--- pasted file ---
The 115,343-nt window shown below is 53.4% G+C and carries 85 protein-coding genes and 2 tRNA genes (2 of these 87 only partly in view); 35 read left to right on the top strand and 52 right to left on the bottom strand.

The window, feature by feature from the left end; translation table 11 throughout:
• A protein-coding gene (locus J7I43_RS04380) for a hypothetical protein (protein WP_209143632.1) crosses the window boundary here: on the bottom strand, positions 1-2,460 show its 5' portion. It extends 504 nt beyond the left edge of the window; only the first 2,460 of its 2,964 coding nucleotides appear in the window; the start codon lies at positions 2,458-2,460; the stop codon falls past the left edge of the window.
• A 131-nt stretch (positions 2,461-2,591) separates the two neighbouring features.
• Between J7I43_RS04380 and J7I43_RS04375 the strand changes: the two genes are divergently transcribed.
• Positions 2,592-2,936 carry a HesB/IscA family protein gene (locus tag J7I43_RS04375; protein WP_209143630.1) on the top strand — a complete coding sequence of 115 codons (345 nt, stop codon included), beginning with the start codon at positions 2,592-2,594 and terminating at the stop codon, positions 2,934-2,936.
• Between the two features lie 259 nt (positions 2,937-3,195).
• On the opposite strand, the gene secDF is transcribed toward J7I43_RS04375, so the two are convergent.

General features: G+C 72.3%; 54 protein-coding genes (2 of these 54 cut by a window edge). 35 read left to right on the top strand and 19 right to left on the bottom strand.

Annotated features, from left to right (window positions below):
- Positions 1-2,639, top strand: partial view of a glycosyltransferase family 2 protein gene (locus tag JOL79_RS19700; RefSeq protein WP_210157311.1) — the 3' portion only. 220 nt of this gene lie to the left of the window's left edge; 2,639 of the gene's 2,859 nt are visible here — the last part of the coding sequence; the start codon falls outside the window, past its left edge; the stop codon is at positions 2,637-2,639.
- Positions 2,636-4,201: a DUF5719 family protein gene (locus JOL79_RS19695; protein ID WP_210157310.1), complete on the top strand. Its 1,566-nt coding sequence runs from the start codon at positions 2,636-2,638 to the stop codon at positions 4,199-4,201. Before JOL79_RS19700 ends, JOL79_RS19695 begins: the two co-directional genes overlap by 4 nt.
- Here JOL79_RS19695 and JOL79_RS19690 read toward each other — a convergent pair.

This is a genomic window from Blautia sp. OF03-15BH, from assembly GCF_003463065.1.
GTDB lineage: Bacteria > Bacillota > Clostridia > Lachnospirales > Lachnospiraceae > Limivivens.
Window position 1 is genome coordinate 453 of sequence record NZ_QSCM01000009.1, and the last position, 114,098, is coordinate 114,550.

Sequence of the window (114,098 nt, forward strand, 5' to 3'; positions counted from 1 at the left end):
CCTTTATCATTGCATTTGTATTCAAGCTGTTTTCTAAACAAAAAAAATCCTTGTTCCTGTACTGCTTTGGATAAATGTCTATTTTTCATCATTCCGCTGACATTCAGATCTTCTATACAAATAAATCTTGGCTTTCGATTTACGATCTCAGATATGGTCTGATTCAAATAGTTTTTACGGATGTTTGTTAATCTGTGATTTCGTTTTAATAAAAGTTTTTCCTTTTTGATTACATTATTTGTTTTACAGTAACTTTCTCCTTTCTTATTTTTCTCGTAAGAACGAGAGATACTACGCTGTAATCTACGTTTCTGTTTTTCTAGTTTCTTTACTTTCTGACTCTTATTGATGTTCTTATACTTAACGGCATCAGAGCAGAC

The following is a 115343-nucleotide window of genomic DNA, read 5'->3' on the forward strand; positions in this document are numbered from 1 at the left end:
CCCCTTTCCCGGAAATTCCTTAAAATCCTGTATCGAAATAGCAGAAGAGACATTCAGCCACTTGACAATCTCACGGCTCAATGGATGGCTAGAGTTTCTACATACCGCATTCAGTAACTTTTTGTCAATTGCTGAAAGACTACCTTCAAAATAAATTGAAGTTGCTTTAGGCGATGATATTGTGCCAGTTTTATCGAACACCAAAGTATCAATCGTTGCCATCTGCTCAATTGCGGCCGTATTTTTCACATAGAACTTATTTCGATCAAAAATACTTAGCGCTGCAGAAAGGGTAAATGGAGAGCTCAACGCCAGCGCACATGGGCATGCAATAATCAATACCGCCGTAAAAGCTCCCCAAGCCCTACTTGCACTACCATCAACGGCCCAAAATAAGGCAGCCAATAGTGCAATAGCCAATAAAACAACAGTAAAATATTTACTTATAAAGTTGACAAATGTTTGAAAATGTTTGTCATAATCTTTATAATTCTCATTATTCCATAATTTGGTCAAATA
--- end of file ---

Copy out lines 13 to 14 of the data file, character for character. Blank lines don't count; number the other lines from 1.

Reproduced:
- Here JOL79_RS19695 and JOL79_RS19690 read toward each other — a convergent pair.

This is a genomic window from Blautia sp. OF03-15BH, from assembly GCF_003463065.1.